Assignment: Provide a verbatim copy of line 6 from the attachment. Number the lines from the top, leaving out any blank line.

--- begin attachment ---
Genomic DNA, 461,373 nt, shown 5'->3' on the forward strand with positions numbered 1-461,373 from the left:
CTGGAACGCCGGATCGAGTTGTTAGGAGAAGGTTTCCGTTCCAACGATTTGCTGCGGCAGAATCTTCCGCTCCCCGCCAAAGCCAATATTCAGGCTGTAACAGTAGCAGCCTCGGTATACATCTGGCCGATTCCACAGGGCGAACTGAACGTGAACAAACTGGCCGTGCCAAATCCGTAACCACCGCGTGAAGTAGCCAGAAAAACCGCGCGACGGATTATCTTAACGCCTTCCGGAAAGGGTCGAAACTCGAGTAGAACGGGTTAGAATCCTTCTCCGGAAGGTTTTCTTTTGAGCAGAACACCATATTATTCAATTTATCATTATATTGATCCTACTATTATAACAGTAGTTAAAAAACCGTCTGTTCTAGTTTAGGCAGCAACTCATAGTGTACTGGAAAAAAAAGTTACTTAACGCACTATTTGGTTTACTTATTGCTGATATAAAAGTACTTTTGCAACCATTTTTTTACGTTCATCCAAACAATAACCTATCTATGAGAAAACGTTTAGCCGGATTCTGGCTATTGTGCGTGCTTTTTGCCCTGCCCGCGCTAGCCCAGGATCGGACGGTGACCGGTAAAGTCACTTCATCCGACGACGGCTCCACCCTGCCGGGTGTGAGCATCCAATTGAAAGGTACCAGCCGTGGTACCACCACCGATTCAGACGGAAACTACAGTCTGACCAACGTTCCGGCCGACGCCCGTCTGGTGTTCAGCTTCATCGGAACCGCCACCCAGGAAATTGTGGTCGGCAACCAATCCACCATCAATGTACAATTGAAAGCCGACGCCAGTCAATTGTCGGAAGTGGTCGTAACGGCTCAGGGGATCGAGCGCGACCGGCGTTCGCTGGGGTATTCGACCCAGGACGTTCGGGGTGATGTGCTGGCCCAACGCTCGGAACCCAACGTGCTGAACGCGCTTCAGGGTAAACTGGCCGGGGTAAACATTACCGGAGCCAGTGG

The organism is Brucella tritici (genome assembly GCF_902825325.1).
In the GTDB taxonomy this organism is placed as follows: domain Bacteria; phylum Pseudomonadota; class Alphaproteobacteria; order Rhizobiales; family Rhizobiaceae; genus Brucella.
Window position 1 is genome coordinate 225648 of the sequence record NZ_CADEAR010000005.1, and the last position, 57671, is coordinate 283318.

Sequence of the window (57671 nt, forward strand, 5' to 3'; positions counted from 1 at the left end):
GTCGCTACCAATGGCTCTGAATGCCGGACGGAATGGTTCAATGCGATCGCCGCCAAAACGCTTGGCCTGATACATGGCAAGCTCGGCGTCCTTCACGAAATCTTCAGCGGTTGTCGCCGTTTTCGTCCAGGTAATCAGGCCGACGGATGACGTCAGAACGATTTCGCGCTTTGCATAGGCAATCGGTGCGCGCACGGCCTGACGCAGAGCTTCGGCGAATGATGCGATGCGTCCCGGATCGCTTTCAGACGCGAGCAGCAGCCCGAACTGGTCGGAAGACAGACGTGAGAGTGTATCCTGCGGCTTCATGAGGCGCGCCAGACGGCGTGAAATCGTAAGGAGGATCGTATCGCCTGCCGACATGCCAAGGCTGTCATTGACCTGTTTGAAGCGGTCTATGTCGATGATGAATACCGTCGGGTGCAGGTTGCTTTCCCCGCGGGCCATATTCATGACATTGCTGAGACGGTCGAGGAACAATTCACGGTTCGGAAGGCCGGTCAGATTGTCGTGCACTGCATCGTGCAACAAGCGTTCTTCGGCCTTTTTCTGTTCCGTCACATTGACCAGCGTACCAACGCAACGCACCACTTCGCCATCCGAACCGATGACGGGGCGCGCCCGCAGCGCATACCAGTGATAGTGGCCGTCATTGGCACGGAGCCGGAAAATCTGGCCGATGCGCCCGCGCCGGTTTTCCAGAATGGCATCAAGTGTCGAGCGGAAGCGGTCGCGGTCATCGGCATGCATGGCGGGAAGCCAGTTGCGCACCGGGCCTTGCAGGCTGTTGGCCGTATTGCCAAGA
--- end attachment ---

Sequence of the window (57671 nt, forward strand, 5' to 3'; positions counted from 1 at the left end):